Cyberfone v. CNN: Mere Use of a Telephone and Mere Collection and Organization of Data Insufficient to Shift from Ineligible Abstract Idea to Eligible Subject Matter

Category: 101 
By: Eric Paul Smith, Contributor   
TitleCyberfone Systems, LLC v. CNN Interactive Group, Inc., Nos. 2012-1673, -1674 (Fed. Cir. Feb. 26, 2014) (non-precedential).
IssueWhether the United States District Court for the District of Delaware properly "found that the subject matter of [U.S. Patent No. 8,019,060] was nothing more than a disembodied concept of data sorting and storage and granted summary judgment of invalidity under [35 U.S.C. ]§ 101[ (2012)]." Cyberfone at *5 (citations and internal quotation marks omitted).
Holding"We agree with the district court that the '060 patent claims ineligible subject matter--an abstract idea--and that the patent is invalid under § 101." Id. at *10.
Procedural History"The district court held that the ['060] patent claims ineligible matter and is invalid under . . . § 101 . . . ." Cyberfone appeals. Cyberfone at *4.


Legal Reasoning (Dyk, Wallach, Lourie)
Representative Claim at Issue1. A method, comprising:

obtaining data transaction information entered on a telephone from a single transmission from said telephone;

forming a plurality of different exploded data transactions for the single transmission, said plurality of different exploded data transaction[s] indicative of a single data transaction, each of said exploded data transactions having different data that is intended for a different destination that is included as part of the exploded data transactions, and each of said exploded data transactions formed based on said data transaction information from said single transmission, so that different data from the single data transmission is separated and sent to different destinations; and

sending said different exploded data transactions over a channel to said different destinations, all based on said data transaction information entered in said single transmission.

Cyberfone at *4-5.
Eligibility of Abstract Ideas
Legal Standard"The Supreme Court has established that section 101 impliedly bars patents on laws of nature, natural phenomena, and abstract ideas. The Court has explained that [a] principle, in the abstract, is a fundamental truth; an original cause; a motive; these cannot be patented, as no one can claim in either of them an exclusive right." Cyberfone at *6 (alteration in original) (citations and internal quotation marks omitted). However, "[f]inding the abstract idea itself to be ineligible subject matter is not the end of the inquiry. The second step in the § 101 analysis requires determining whether additional substantive limitations . . . narrow, confine, or otherwise tie down the claim so that, in practical terms, it does not cover the full abstract idea itself." Id. at *8 (citations and internal quotation marks omitted).
The Claims at Issue Claim an Abstract Idea"[U]sing categories to organize, store, and transmit information is well-established. Here, the well-known concept of categorical data storage, i.e., the idea of collecting information in classified form, then separating and transmitting that information according to its classification, is an abstract idea that is not patent-eligible." Id. at *7. Furthermore, "[a]lthough methods that can be performed in the human mind alone are not eligible for patent protection the category of patent-ineligible abstract ideas is not limited to methods that can be performed in the human mind." Id. at *8 (citations and internal quotation marks omitted).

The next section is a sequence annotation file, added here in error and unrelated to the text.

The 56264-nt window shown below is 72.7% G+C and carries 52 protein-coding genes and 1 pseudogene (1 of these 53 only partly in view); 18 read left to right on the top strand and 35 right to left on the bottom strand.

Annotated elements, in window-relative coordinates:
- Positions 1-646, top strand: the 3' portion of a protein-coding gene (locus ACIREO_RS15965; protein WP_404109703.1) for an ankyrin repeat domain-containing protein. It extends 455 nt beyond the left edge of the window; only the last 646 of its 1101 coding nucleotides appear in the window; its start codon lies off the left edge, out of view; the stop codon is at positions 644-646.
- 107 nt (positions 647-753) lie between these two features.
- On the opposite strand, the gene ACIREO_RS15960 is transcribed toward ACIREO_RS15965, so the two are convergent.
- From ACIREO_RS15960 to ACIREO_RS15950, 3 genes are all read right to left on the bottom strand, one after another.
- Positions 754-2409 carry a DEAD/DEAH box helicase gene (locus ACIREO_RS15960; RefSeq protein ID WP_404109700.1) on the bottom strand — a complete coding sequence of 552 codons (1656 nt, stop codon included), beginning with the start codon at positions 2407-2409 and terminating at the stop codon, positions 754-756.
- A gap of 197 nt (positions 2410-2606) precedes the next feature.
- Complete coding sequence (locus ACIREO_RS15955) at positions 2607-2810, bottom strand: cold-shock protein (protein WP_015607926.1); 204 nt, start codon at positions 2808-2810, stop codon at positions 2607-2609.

Additional Substantve Limitations Fail to Sufficiently Narrow the Claim[1] "Cyberfone asserts that the method of claim 1 requires a 'telephone,' and that it is a specific machine that plays an integral role in the method. But the specification explains that '[w]hen in telephone mode, the telephone operates in a conventional manner.' '060 patent col. 2 ll. 63–65. The telephone can only obtain data 'in the transaction entry mode, [when] menus are used to navigate the user to forms which facilitate the entry of data.' ’060 patent col. 1 ll. 34–35. Thus, the telephone does not obtain data when it is functioning as a telephone, only when in an unclaimed mode of operation." Id. at *9-10 (alterations in original).

[2] "Cyberfone next argues that the claims are sufficiently limited by the transformation that results from 'exploding' data transactions, i.e., sending information, in whole or in part, gathered from one source to different destinations. We have held that the mere collection and organization of data . . . is insufficient to meet the transformation prong of the test. Here, the exploding step effects no meaningful transformation because it merely makes the originally-gathered information accessible to different destinations without changing the content or its classification. Nor does the particular configuration of steps—obtaining, separating, and then sending information—confer patentability. As in Mayo, the ordered combination adds nothing because it follows from the underlying idea of categorical information storage." Id. at *10 (citations and internal quotation marks omitted).
"We agree with the district court that the '060 patent claims ineligible subject matter—an abstract idea—and that the patent is invalid under § 101." Cyberfone at *10.
 Image Attribution Statement: US Post Office, “Telephone Centennial Issue 1976-13c,” available as a public domain image  being a work prepared by an officer or employee of the United States Government as part of that person’s official duties, http://en.wikipedia.org/wiki/File:Telephone_Centennial_Issue_1976-13c.jpg (last visited March 10, 2014) (image modified).
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